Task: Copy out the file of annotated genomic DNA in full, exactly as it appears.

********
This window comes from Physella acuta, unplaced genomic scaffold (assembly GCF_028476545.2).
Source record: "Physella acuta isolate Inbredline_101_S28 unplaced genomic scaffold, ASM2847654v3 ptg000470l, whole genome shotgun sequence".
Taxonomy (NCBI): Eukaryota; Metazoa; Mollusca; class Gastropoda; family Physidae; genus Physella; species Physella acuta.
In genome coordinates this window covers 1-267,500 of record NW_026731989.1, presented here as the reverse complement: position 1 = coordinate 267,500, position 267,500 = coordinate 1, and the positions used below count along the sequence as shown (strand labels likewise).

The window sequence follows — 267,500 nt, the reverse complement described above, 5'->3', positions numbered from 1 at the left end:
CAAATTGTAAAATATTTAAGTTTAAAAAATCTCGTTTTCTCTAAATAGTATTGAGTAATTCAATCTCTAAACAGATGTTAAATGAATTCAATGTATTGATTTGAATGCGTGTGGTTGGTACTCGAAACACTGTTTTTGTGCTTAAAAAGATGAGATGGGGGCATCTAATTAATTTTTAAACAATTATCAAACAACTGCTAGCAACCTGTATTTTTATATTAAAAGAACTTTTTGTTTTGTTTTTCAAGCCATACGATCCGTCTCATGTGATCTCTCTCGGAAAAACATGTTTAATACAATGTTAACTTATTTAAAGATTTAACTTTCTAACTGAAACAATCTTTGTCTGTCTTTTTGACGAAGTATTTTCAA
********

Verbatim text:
This window comes from Physella acuta, unplaced genomic scaffold (assembly GCF_028476545.2).
Source record: "Physella acuta isolate Inbredline_101_S28 unplaced genomic scaffold, ASM2847654v3 ptg000470l, whole genome shotgun sequence".
Taxonomy (NCBI): Eukaryota; Metazoa; Mollusca; class Gastropoda; family Physidae; genus Physella; species Physella acuta.
In genome coordinates this window covers 1-267,500 of record NW_026731989.1, presented here as the reverse complement: position 1 = coordinate 267,500, position 267,500 = coordinate 1, and the positions used below count along the sequence as shown (strand labels likewise).

The window sequence follows — 267,500 nt, the reverse complement described above, 5'->3', positions numbered from 1 at the left end:
CAAATTGTAAAATATTTAAGTTTAAAAAATCTCGTTTTCTCTAAATAGTATTGAGTAATTCAATCTCTAAACAGATGTTAAATGAATTCAATGTATTGATTTGAATGCGTGTGGTTGGTACTCGAAACACTGTTTTTGTGCTTAAAAAGATGAGATGGGGGCATCTAATTAATTTTTAAACAATTATCAAACAACTGCTAGCAACCTGTATTTTTATATTAAAAGAACTTTTTGTTTTGTTTTTCAAGCCATACGATCCGTCTCATGTGATCTCTCTCGGAAAAACATGTTTAATACAATGTTAACTTATTTAAAGATTTAACTTTCTAACTGAAACAATCTTTGTCTGTCTTTTTGACGAAGTATTTTCAA